More than 19 million people are still dependent on some type of unemployment benefit. Unless Congress acts soon, nearly half of them will lose that aid in just over two weeks when two federal jobless aid programs created in the spring are set to expire.
The U.S. leads the world with over 15 million confirmed coronavirus cases and more than 290,000 dead.
MADRID — Spain is changing its entry rules from countries with high rates of coronavirus spread, allowing incoming visitors to prove they don’t have the virus with a cheaper and faster test.
Starting Thursday, authorities will accept negative TMA, or Transcription-Mediated Amplification tests, for the 72 hours before entry in Spain. It’s an alternative to the Polymerase Chain Reaction, or PCR lab tests, that were required since Nov. 23.
A TMA test can cost less than 100 euros ($121) with results available in just over an hour. They are not as widely available as the PCR tests because only one company distributes the equipment to perform them.
ROME — Pope Francis will celebrate Midnight Mass at 7:30 p.m. this year to comply with Italy’s anti-coronavirus curfew.
He’ll also deliver his Christmas Day blessing indoors to prevent crowds from forming in St. Peter’s Square.
The Dec. 24 Mass has for years been celebrated not at midnight but at 9:30 p.m. to spare pontiffs from the late hour. But this year it will be bumped up two hours earlier, according to the pope’s Christmas liturgical schedule released Thursday by the Vatican.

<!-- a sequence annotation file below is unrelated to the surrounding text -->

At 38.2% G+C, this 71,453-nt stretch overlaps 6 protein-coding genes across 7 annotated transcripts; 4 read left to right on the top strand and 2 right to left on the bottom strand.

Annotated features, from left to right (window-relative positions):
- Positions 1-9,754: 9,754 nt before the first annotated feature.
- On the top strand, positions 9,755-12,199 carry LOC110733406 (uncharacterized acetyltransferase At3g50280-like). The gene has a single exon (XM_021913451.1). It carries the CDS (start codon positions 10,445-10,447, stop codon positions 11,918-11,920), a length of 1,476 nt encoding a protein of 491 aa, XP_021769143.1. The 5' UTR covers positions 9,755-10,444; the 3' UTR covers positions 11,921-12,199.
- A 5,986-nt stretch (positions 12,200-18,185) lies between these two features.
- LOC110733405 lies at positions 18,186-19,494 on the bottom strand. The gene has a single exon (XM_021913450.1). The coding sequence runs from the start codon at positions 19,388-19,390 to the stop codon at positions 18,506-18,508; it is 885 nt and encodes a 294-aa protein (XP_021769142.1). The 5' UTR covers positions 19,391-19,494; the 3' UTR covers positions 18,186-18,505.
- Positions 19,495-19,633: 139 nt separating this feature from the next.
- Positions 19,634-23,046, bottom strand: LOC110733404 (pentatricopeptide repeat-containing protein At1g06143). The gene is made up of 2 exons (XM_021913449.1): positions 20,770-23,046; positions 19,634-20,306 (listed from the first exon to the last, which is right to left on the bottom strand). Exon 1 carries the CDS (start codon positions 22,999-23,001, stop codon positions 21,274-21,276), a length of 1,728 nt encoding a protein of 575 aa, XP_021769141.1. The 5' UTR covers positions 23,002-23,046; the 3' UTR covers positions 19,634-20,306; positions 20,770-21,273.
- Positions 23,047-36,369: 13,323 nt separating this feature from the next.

Italy has imposed a 10 p.m. nationwide curfew, restaurant closures and other restrictions to cut down on crowds forming after a surge in coronavirus cases and deaths this fall.
Francis will celebrate New Year’s Eve vespers and New Year’s Day Mass in the basilica. None of the services will be open to the public.
BERLIN — Germany has reported its highest one-day total of coronavirus cases, while the number of deaths has climbed above 20,000.
The national disease control center, the Robert Koch Institute, said Thursday that 23,679 new cases were confirmed over the previous 24 hours. That’s just above the previous record of 23,648 from Nov. 20.
Robert Koch Institute president Lothar Wieler says Germans have reduced their social contacts by about 40%, but his institute believes more than 60% is needed.
A partial shutdown started Nov. 2 has succeeded in keeping the surge from picking up speed. But recently, cases and deaths have been rising, and momentum is building for a harder lockdown over Christmas and the New Year. Some regions already are introducing new restrictions.
That’s partly because deaths, which have been relatively low in Germany compared with several other European countries, have increased markedly.
TOKYO — New coronavirus infections in Japan’s capital have topped 600 in a day for the first time.
Experts on Tokyo’s virus task force say the surge has placed an added burden on hospitals, making it difficult for many of them to carry out treatment for other patients.
Tokyo reported 602 new cases Thursday, while the daily tally for the entire nation was 2,810. Japan has reported 168,573 infections since the pandemic began, with 2,465 deaths.
Tokyo Gov. Yuriko Koike is urging residents to avoid non-essential outings, especially senior citizens and their families. Tokyo has issued a request for drinking places to close early until Dec. 17.
NEW DELHI — India is reporting 31,521 newly confirmed coronavirus infections in the past 24 hours, dropping to just over a third of the peak level seen in mid-September.
Single-day cases have remained below 50,000 for more than a month. India’s health ministry also reported 412 deaths Thursday, raising India’s total fatalities to 141,772.
The health ministry says some coronavirus vaccines are likely to receive licenses in the next few weeks. It has outlined an initial plan to vaccinate 300 million people.